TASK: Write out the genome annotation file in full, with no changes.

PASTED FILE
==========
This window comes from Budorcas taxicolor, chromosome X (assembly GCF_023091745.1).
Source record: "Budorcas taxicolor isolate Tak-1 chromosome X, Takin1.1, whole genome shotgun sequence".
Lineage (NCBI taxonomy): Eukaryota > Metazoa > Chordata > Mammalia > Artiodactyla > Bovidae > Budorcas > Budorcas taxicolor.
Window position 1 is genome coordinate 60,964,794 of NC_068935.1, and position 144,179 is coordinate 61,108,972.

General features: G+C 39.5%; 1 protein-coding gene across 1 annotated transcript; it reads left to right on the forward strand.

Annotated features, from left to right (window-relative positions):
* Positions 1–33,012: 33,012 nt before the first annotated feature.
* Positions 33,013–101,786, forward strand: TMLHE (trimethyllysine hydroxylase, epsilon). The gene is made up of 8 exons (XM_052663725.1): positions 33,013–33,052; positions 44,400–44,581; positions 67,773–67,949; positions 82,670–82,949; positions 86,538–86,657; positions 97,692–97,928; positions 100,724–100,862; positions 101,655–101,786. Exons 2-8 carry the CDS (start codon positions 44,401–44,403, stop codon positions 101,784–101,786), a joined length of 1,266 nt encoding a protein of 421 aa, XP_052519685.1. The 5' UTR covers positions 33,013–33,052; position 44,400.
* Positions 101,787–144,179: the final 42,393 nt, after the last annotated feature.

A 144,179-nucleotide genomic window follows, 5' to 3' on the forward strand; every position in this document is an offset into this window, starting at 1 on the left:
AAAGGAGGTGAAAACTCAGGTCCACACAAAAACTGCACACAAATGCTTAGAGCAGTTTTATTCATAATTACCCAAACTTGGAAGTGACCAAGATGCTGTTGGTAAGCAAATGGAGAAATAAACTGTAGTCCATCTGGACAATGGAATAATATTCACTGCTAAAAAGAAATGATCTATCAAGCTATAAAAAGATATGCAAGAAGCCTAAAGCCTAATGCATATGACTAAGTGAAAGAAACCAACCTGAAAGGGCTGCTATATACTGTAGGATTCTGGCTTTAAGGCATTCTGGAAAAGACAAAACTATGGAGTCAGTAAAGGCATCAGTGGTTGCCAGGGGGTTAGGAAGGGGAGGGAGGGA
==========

This window comes from Budorcas taxicolor, chromosome X (assembly GCF_023091745.1).
Source record: "Budorcas taxicolor isolate Tak-1 chromosome X, Takin1.1, whole genome shotgun sequence".
Lineage (NCBI taxonomy): Eukaryota > Metazoa > Chordata > Mammalia > Artiodactyla > Bovidae > Budorcas > Budorcas taxicolor.
Window position 1 is genome coordinate 60,964,794 of NC_068935.1, and position 144,179 is coordinate 61,108,972.

General features: G+C 39.5%; 1 protein-coding gene across 1 annotated transcript; it reads left to right on the forward strand.

Annotated features, from left to right (window-relative positions):
* Positions 1–33,012: 33,012 nt before the first annotated feature.
* Positions 33,013–101,786, forward strand: TMLHE (trimethyllysine hydroxylase, epsilon). The gene is made up of 8 exons (XM_052663725.1): positions 33,013–33,052; positions 44,400–44,581; positions 67,773–67,949; positions 82,670–82,949; positions 86,538–86,657; positions 97,692–97,928; positions 100,724–100,862; positions 101,655–101,786. Exons 2-8 carry the CDS (start codon positions 44,401–44,403, stop codon positions 101,784–101,786), a joined length of 1,266 nt encoding a protein of 421 aa, XP_052519685.1. The 5' UTR covers positions 33,013–33,052; position 44,400.
* Positions 101,787–144,179: the final 42,393 nt, after the last annotated feature.

A 144,179-nucleotide genomic window follows, 5' to 3' on the forward strand; every position in this document is an offset into this window, starting at 1 on the left:
AAAGGAGGTGAAAACTCAGGTCCACACAAAAACTGCACACAAATGCTTAGAGCAGTTTTATTCATAATTACCCAAACTTGGAAGTGACCAAGATGCTGTTGGTAAGCAAATGGAGAAATAAACTGTAGTCCATCTGGACAATGGAATAATATTCACTGCTAAAAAGAAATGATCTATCAAGCTATAAAAAGATATGCAAGAAGCCTAAAGCCTAATGCATATGACTAAGTGAAAGAAACCAACCTGAAAGGGCTGCTATATACTGTAGGATTCTGGCTTTAAGGCATTCTGGAAAAGACAAAACTATGGAGTCAGTAAAGGCATCAGTGGTTGCCAGGGGGTTAGGAAGGGGAGGGAGGGA